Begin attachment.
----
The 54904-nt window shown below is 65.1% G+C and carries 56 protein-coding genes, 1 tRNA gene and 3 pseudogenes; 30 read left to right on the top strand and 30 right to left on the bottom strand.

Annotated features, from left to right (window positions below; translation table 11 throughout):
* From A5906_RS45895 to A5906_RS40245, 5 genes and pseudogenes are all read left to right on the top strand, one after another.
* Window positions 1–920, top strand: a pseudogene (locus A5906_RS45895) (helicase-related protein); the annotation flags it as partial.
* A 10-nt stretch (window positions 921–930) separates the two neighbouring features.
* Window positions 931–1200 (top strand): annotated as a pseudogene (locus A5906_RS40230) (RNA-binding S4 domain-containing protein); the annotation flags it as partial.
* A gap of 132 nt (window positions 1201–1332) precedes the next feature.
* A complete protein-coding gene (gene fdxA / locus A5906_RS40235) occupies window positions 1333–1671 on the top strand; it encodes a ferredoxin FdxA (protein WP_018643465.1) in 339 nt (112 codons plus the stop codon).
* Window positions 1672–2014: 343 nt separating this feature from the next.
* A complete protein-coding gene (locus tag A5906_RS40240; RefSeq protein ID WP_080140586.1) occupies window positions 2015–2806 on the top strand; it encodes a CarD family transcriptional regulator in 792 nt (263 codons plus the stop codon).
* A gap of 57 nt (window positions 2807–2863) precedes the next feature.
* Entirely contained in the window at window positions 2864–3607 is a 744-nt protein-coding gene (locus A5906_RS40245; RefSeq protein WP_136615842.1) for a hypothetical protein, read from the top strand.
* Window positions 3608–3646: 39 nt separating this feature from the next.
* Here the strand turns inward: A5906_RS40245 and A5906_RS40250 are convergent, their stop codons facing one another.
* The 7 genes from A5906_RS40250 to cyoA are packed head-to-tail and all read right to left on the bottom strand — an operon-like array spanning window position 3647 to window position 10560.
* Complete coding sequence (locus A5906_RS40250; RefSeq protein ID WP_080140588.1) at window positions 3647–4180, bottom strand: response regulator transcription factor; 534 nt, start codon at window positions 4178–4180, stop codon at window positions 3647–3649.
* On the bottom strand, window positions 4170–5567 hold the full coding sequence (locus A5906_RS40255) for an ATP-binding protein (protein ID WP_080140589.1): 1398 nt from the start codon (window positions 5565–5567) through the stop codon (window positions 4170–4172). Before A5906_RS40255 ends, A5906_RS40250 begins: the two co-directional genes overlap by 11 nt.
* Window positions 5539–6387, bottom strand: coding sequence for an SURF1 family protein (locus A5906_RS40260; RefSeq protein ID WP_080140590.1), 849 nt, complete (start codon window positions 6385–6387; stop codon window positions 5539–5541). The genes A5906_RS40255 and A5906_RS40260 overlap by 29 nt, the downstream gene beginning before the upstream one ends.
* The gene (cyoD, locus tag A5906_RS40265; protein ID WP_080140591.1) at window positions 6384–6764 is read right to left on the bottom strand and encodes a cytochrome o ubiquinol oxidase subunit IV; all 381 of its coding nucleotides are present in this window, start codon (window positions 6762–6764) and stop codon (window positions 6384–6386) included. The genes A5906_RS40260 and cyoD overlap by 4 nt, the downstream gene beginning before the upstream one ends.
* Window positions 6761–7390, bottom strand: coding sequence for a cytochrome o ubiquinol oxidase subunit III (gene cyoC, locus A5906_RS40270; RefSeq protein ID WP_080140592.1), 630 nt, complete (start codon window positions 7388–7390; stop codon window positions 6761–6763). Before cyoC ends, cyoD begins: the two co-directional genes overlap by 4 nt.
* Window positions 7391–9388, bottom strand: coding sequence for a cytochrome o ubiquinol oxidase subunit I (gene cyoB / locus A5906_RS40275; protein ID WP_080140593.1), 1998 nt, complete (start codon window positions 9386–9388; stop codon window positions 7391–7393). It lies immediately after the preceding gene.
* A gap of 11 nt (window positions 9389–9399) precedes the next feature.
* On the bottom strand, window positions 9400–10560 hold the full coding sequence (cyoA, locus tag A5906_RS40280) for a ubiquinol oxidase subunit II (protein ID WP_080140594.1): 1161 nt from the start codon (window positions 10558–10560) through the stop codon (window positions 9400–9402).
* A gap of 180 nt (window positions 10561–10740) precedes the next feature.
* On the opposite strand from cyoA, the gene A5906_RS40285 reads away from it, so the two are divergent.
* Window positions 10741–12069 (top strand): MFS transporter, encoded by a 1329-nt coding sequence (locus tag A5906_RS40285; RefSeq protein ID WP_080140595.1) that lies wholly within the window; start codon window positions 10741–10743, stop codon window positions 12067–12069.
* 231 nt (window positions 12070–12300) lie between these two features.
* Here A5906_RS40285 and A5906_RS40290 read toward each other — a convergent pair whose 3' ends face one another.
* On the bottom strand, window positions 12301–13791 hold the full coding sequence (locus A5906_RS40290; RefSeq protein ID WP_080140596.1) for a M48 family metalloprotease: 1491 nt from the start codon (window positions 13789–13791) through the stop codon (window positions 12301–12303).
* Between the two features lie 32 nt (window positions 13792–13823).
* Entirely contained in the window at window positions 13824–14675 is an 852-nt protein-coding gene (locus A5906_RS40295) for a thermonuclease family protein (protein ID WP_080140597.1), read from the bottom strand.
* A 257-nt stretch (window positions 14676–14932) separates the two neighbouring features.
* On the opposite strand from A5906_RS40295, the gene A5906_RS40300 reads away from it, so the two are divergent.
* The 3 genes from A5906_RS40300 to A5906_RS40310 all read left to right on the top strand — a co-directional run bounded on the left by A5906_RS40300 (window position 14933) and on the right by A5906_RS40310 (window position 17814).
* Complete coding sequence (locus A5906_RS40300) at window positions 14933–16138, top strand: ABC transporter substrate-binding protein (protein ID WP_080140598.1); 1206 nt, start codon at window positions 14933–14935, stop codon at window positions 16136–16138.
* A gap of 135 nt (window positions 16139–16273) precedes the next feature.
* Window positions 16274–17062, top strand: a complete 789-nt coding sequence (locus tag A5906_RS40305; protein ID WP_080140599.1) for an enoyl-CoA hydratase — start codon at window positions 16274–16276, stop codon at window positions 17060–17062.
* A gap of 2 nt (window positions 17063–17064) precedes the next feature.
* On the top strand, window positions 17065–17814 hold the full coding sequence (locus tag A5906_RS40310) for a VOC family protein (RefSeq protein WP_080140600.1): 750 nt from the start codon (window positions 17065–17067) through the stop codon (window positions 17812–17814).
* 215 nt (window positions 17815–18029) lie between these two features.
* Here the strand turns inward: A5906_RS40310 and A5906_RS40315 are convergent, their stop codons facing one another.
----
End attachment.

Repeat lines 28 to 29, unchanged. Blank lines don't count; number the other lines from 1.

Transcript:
* Here A5906_RS40285 and A5906_RS40290 read toward each other — a convergent pair whose 3' ends face one another.
* On the bottom strand, window positions 12301–13791 hold the full coding sequence (locus A5906_RS40290; RefSeq protein ID WP_080140596.1) for a M48 family metalloprotease: 1491 nt from the start codon (window positions 13789–13791) through the stop codon (window positions 12301–12303).